Cuba Travel Insurance – Need To Know

There can be no over-stating the importance of travel insurance – no matter where in the world you are visiting – although with Cuba there are a couple of important, additional factors that need to be taken into account.

The first is that Cuban law stipulates that all non-Cuban nationals visiting the island must have full travel insurance, including medical repatriation cover, and must be able to provide evidence of this cover if so asked. In theory, anyone who arrives in Cuba and is unable to provide the necessary documentation can be forced to take out travel insurance there and then through the local state provider. Although not hugely expensive, it’s a hassle and a waste of money if indeed you already have your own cover.

Although this sounds somewhat officious, the reality of this policy is that it is largely directed at Cuban Americans who were returning to the mother country, suddenly getting injured or unwell and expecting the Cuban authorities to step in and provide treatment.

However, although we assume there must have been such instances, we personally don’t know of any UK visitors to Cuba who have been asked to provide any evidence of travel insurance. It is also not 100% clear exactly what such evidence would constitute. Many people here in the UK get their travel insurance as part of their bank account or credit card and therefore don’t have a specific written policy document. Our advice is to take whatever you can, preferably with your name it – chances are that any official who might stop you won’t know what they are looking for anyway.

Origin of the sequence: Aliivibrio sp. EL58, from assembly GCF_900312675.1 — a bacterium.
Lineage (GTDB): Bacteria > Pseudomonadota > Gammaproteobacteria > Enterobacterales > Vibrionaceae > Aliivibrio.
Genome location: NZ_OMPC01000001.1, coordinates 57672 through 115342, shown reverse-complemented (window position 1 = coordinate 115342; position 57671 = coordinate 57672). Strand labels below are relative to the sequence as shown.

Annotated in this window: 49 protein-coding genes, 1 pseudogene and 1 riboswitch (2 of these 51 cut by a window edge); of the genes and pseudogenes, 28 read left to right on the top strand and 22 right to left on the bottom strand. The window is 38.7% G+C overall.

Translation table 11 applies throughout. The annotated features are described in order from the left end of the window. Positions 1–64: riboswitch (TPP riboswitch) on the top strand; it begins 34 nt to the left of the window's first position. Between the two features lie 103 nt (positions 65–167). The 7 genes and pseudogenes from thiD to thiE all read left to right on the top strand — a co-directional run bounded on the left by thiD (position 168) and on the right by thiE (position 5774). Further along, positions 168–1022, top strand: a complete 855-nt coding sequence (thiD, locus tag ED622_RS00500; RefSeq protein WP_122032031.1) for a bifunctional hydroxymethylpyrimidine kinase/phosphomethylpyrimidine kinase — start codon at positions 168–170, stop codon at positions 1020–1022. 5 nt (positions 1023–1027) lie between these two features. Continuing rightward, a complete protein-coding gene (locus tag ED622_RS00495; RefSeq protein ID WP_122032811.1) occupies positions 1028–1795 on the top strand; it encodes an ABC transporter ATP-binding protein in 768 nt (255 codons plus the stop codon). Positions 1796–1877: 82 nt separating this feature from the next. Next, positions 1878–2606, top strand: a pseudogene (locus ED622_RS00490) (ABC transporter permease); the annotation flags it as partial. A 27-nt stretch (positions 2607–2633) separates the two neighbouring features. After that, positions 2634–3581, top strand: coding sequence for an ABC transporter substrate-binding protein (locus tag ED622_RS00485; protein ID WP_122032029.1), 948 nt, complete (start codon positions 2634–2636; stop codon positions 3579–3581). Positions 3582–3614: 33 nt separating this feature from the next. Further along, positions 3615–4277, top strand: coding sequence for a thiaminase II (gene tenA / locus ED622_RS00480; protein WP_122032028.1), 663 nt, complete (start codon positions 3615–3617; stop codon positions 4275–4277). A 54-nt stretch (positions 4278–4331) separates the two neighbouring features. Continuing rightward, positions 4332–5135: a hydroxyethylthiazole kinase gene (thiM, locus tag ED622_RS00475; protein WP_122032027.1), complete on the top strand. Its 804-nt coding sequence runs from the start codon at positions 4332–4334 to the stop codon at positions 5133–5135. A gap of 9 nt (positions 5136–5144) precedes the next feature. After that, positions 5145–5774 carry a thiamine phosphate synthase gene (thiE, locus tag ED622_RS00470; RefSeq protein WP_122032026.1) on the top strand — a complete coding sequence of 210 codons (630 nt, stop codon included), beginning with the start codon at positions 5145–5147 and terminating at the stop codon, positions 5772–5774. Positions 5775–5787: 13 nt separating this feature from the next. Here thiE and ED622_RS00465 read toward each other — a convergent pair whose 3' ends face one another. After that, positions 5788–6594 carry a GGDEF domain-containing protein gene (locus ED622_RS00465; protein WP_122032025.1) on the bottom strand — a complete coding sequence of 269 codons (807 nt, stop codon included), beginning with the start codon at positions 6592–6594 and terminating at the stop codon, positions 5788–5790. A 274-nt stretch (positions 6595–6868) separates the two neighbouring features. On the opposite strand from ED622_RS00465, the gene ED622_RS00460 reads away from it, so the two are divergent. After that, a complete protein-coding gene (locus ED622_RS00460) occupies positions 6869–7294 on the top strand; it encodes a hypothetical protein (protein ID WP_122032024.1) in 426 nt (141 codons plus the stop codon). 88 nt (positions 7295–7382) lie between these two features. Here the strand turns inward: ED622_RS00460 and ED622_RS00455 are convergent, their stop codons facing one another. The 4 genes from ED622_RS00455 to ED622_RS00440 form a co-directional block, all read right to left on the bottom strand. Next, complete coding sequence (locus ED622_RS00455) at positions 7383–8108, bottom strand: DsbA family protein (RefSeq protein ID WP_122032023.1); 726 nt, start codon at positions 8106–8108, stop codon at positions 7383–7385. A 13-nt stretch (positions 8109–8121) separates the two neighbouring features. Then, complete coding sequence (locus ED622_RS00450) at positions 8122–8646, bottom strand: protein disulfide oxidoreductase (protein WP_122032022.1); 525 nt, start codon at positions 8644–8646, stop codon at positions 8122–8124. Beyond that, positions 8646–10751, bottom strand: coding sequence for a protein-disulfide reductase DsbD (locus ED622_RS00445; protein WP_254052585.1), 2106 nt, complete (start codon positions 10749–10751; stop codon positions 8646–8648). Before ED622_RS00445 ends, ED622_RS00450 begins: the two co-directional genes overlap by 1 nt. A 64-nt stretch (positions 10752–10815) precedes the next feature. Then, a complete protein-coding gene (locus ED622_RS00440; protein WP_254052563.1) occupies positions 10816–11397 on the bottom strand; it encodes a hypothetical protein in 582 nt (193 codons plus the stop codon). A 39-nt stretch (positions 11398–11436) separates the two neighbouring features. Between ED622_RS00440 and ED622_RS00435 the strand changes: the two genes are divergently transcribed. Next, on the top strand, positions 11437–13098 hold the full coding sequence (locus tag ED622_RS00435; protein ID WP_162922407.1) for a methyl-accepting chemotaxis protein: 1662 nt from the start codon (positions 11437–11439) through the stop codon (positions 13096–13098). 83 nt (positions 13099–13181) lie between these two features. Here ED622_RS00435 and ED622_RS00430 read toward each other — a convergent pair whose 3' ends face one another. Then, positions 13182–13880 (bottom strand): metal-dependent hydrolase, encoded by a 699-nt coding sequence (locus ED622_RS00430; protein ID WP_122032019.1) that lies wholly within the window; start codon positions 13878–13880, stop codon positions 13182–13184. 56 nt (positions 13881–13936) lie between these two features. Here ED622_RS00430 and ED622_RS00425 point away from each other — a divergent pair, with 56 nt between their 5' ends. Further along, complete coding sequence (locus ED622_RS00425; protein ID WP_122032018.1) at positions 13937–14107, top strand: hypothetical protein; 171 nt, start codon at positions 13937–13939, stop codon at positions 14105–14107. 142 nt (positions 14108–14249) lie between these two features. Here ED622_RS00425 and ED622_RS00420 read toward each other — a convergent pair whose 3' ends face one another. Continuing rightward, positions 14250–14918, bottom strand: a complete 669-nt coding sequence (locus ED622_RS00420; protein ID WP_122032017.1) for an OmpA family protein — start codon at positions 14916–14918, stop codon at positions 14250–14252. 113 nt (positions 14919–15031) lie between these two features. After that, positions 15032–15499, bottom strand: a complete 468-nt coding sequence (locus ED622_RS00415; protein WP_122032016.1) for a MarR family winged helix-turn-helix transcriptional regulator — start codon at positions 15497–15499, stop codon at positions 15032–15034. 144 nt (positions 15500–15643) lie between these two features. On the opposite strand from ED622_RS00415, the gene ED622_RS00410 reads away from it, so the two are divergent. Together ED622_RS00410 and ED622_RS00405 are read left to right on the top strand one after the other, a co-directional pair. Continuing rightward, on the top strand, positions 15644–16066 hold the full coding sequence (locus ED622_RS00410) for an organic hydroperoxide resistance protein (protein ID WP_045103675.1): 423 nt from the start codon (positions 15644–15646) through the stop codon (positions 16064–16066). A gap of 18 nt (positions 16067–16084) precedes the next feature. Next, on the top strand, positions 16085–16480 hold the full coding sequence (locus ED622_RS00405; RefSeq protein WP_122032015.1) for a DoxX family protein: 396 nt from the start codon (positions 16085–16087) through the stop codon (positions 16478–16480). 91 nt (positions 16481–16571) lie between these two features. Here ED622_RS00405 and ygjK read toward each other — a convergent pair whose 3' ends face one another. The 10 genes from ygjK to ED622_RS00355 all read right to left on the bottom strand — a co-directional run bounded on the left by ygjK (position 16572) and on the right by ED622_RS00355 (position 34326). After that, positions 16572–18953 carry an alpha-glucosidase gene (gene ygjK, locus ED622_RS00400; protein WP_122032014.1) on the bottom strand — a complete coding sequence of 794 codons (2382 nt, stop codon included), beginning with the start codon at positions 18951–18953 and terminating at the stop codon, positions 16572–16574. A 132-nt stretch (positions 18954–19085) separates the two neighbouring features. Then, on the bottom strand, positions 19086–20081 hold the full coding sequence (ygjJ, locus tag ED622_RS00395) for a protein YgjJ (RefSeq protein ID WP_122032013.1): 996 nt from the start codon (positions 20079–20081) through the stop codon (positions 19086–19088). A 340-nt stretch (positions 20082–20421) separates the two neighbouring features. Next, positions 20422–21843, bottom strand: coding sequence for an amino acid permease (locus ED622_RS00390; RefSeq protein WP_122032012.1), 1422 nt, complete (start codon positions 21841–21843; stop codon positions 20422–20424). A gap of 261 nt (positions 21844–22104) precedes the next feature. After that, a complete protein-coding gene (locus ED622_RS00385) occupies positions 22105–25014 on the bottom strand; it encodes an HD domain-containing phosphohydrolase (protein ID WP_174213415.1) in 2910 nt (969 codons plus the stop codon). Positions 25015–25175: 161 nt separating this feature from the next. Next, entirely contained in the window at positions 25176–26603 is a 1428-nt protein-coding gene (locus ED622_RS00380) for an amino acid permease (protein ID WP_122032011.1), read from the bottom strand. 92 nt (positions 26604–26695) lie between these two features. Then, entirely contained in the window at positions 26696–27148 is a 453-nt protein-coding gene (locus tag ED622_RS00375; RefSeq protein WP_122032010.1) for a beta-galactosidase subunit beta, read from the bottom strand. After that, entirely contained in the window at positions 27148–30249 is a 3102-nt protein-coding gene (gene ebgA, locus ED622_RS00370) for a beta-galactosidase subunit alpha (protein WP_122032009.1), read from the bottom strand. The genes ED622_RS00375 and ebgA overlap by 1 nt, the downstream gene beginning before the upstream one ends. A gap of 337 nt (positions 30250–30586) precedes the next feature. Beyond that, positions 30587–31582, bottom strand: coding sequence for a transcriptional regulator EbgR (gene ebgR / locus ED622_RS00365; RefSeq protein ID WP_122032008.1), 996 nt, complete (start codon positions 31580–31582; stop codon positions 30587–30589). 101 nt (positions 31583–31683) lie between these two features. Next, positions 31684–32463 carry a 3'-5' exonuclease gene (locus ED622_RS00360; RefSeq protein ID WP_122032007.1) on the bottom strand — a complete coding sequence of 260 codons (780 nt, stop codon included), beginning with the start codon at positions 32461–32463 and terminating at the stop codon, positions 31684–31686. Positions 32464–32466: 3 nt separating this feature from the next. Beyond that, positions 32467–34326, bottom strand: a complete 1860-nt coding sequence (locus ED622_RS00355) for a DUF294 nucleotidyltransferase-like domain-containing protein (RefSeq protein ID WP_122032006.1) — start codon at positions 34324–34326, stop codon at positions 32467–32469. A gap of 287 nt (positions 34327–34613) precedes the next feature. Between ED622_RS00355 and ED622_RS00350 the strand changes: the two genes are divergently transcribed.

The second, equally important factor regards Cuba travel insurance relates to the trade embargo imposed on the island by the US government. As a result of this longstanding embargo, all US companies are banned from doing business with Cuba, directly or indirectly, a ban which extends to travel insurance. Some travel insurance policies in the UK and beyond are underwritten by US companies, often without clients being aware of it, so it is vitally important that you check this directly with the provider. If you travel to Cuba with invalid travel insurance, regardless of whether you were unaware of the fact, you will not be covered in the event of a problem.

Our final advice regards Cuba travel insurance reverts to the more generic. Many people assume that they only need to take out travel insurance just before they actually travel. While this may be true in regards to cover for delays, theft, medical issues etc it doesn’t take into account one other critical aspect of travel insurance, cancellation cover.

If you have booked your lovely, annual holiday to Cuba, or wherever, paid the tour operator in full, and then have to cancel the arrangements within (normally) 8 weeks of departure, you will be liable for cancellation charges. The closer you get to departure the higher these cancellation charges are; often 100% of the holiday cost if you cancel within 2 or 3 weeks of departure. If you already have travel insurance in place then the vast majority of policies will cover you if the cancellation is due to injury or illness. If you don’t have travel insurance in place, well, that’s potentially a whole lot of money down the drain.

Our advice regards Cuba travel insurance is therefore as follows (1) Take out full travel insurance as soon as your holiday booking is confirmed (2) make sure that the insurance company you are using covers travel to Cuba and (3) make sure that the policy you are taking out includes medical insurance including full emergency repatriation cover.

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